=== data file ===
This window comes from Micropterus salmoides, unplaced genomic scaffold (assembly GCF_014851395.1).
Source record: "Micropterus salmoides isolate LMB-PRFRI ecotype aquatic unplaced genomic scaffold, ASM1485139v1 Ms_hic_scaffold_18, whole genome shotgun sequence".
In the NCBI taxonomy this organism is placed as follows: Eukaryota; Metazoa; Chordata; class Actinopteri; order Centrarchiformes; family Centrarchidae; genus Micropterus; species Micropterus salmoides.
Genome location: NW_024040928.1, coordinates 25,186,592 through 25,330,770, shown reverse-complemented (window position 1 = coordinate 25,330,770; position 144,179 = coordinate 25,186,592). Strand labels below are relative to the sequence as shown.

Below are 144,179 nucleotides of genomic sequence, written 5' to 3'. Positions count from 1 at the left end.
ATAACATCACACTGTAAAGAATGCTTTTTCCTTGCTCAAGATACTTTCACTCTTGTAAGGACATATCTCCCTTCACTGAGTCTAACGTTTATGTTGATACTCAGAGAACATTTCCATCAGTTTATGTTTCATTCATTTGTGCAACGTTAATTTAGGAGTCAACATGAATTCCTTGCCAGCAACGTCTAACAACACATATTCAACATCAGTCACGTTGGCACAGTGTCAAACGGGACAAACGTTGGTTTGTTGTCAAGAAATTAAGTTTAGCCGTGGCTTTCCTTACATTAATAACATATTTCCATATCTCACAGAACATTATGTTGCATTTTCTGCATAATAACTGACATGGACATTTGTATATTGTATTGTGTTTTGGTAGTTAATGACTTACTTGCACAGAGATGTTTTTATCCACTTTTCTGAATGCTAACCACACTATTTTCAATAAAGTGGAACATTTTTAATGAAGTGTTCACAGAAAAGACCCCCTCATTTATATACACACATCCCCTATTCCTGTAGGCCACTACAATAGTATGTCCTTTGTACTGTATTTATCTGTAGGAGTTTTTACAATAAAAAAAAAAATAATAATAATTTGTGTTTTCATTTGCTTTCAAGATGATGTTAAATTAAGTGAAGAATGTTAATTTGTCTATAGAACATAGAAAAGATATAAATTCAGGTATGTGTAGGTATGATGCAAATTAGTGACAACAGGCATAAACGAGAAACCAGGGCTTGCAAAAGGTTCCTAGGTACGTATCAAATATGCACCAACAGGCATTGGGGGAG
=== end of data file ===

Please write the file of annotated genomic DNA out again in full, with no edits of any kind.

This window comes from Micropterus salmoides, unplaced genomic scaffold (assembly GCF_014851395.1).
Source record: "Micropterus salmoides isolate LMB-PRFRI ecotype aquatic unplaced genomic scaffold, ASM1485139v1 Ms_hic_scaffold_18, whole genome shotgun sequence".
In the NCBI taxonomy this organism is placed as follows: Eukaryota; Metazoa; Chordata; class Actinopteri; order Centrarchiformes; family Centrarchidae; genus Micropterus; species Micropterus salmoides.
Genome location: NW_024040928.1, coordinates 25,186,592 through 25,330,770, shown reverse-complemented (window position 1 = coordinate 25,330,770; position 144,179 = coordinate 25,186,592). Strand labels below are relative to the sequence as shown.

Below are 144,179 nucleotides of genomic sequence, written 5' to 3'. Positions count from 1 at the left end.
ATAACATCACACTGTAAAGAATGCTTTTTCCTTGCTCAAGATACTTTCACTCTTGTAAGGACATATCTCCCTTCACTGAGTCTAACGTTTATGTTGATACTCAGAGAACATTTCCATCAGTTTATGTTTCATTCATTTGTGCAACGTTAATTTAGGAGTCAACATGAATTCCTTGCCAGCAACGTCTAACAACACATATTCAACATCAGTCACGTTGGCACAGTGTCAAACGGGACAAACGTTGGTTTGTTGTCAAGAAATTAAGTTTAGCCGTGGCTTTCCTTACATTAATAACATATTTCCATATCTCACAGAACATTATGTTGCATTTTCTGCATAATAACTGACATGGACATTTGTATATTGTATTGTGTTTTGGTAGTTAATGACTTACTTGCACAGAGATGTTTTTATCCACTTTTCTGAATGCTAACCACACTATTTTCAATAAAGTGGAACATTTTTAATGAAGTGTTCACAGAAAAGACCCCCTCATTTATATACACACATCCCCTATTCCTGTAGGCCACTACAATAGTATGTCCTTTGTACTGTATTTATCTGTAGGAGTTTTTACAATAAAAAAAAAAATAATAATAATTTGTGTTTTCATTTGCTTTCAAGATGATGTTAAATTAAGTGAAGAATGTTAATTTGTCTATAGAACATAGAAAAGATATAAATTCAGGTATGTGTAGGTATGATGCAAATTAGTGACAACAGGCATAAACGAGAAACCAGGGCTTGCAAAAGGTTCCTAGGTACGTATCAAATATGCACCAACAGGCATTGGGGGAG